January 21, 2004
marriage returns to Quebec court
Michael Hendricks and René Leboeuf (photos at right) return to Quebec court next Monday (Jan 26) where their same-sex marriage case will be heard by five justices of the Court of Appeal. The couple won their case in Superior Court on September 6, 2002 and they are the only remaining couple who have fought and won the right to marry in court and still have not been given access to marriage by their government (the court suspended remedy until Sept.6, 2004).
The Quebec government chose not to appeal the Superior Court judgment, while Canada at first did go forward, but following the implementation of same-sex marriage in Ontario, the former Attorney General of Canada (Martin Cauchon) dropped the appeal.
The right of same-sex couples to marry is thus no longer contested by either of the two levels of government which have legislative competence over marriage and its solemnization. So why are Michael and René back in court?
The Catholic Church and an alliance of evangelical fundamentalists are attempting to sustain the appeal in order to impose faith-based bigotry on Quebec civil matters.
According to an affidavit filed by a lawyer for the Catholic Church, the hate-mongering institute hopes to "promote the point of view of the Roman Catholic Church in matters before the legislatures and Courts in Canada involving issues of public interest."
And what is that point of view? Well, as a Belgian cardinal said today, same-sex couples are "sexual perverts" (Reuters, Jan. 21) and the Vatican says that same-sex marriage is a "legalization of evil" (July 31, 2003).
The couple have new lawyers to respond to this offense, including the winning Martha McCarthy, who was one of our heroes (along with the team led by Douglas Elliott) involved in the landmark Ontario marriage case, and Colin Irving, another lawyer with Supreme Court of Canada experience, who Hendricks described to us as "a whiz at procedure".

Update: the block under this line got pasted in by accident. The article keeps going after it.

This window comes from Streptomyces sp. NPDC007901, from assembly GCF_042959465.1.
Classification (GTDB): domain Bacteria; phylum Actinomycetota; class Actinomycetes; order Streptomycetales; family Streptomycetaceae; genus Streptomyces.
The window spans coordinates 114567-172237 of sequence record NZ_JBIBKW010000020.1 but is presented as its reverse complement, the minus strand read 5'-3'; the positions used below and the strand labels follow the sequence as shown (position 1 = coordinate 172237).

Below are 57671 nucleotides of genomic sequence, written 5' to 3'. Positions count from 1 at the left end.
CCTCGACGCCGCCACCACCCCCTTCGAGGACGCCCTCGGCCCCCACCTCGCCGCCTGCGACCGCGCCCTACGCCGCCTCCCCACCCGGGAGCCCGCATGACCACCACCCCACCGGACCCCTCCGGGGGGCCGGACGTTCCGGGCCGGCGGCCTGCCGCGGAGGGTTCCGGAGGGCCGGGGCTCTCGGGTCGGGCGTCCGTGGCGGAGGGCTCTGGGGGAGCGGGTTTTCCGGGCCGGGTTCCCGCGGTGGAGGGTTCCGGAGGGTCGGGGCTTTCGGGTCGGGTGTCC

These defenders of equality have filed a motion to dismiss the faith-based appeal. The Catholic and protestant fundamentalists "do not represent, and cannot speak for the views and interests of all Roman Catholics or Protestants, much less those of Quebecers at large," the lawyers say in their motion. " Marriage and divorce are matters which fall within the exclusive legislative competence of the Parliament of Canada and solemnization of marriages is within provincial legislative jurisdiction ... If this appeal is allowed to proceed, this Court, unlike the Courts of Appeal of Ontario and British Columbia, will be obliged to give judgment on a constitutional issue of great importance where the only interests represented before the Court are purely private."
When these hateful religious extremists asked the Supreme Court of Canada to entertain their ugly arguements in an appeal of the Ontario marriage case, the SSC refused. The Quebec Court of Appeal should do nothing less.
Meanwhile, the couple have written to the new Justice Minister and Attorney General, Irwin Cotler to seek a continuation of support from his office.